Floods leave marks, old and new

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It was a case of pastures new on Sunday when I decided on a pleasant stroll starting in the historic town of Coldstream.

Parking high above the silvery waters of the slow-flowing Tweed, I set off towards one of Coldstream’s famous landmarks, its trans-border bridge. Built in the 1760s, this handsome structure has seven arches, the main five of which were all cleverly made the same radius to save on shuttering costs during construction.

At the Scottish end of the bridge is the Marriage House, which, like Gretna Green, attracted English couples who came for a “quickie” marriage, which at that time was not possible in England.

The path to the riverside walk passes under the bridge and it was interesting to note that on the edge of the arch next to the path, a line had been etched marking an unbelievably high flood level some time during the 1800s, but the soft sandstone had been weathered to such an extent that it was difficult to read the exact date.

Recent floods, too, left their mark in the form of debris hanging from riverside willows and piles of flotsam along the field margins. It was good to note that the amount of plastic among it was very little compared to what I experienced a few years ago on other stretches of Tweed riverbank. Either someone had been along and cleared away the worst of it, or the council’s recycling efforts are finally paying off.

Birdlife on the river consisted of the usual suspects – goosander, mallard (all paired off), heron and a single cormorant. A pair of mute swans were having a bath in the shallows on the opposite side with much splashing and beating of wings.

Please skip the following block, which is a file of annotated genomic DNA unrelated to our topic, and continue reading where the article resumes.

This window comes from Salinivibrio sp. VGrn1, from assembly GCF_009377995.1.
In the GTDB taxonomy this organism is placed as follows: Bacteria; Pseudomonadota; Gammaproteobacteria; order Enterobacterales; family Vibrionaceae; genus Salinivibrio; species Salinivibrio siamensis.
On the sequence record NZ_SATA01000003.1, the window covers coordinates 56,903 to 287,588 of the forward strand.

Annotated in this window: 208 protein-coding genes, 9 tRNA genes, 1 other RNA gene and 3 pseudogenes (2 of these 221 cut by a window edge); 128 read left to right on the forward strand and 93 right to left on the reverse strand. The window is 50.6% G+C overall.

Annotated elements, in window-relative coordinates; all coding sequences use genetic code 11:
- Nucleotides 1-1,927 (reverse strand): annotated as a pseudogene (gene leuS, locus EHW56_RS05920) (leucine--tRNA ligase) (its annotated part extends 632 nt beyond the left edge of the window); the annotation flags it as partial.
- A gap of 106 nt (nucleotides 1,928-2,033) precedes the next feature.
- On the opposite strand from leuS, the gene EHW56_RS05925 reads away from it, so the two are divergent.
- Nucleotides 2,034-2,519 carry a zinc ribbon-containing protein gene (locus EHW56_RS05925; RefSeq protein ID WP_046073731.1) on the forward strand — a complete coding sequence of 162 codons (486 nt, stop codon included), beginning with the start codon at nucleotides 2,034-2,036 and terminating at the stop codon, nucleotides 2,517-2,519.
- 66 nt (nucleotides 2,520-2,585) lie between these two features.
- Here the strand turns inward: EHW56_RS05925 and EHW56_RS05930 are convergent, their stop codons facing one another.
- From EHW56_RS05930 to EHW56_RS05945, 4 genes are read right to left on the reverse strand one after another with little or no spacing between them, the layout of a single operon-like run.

Before leaving the river and heading up towards Lennel, I had a coffee break on an old stile beneath an extremely active and noisy rookery, where urgent nest work was taking place to repair the damage caused by recent gales.

Snowdrops were nodding in the stiff breeze all along the pathway and here and there the first real native flowers were coming into bloom – shiny, yellow petalled lesser celandine.

After a short walk along the roadside, it was into the woodland of Lennel Estate to wend my way back to my starting point.

I stopped to admire the huge column with a statue on top which I always thought was something to do with the Battle of Trafalgar, probably because of the proximity of Trafalgar House and its similarity to Nelson’s Column. I was amazed to learn from the inscription that it celebrates the victory of Charles Marjoribanks, when elected Berwickshire’s first MP after the 1832 Reform Act. The inscription described him as having “high talents, amiable qualities and political principles”. He was knocked off his perch and brought down to earth in 1873, when he was struck by lightning and had to be replaced!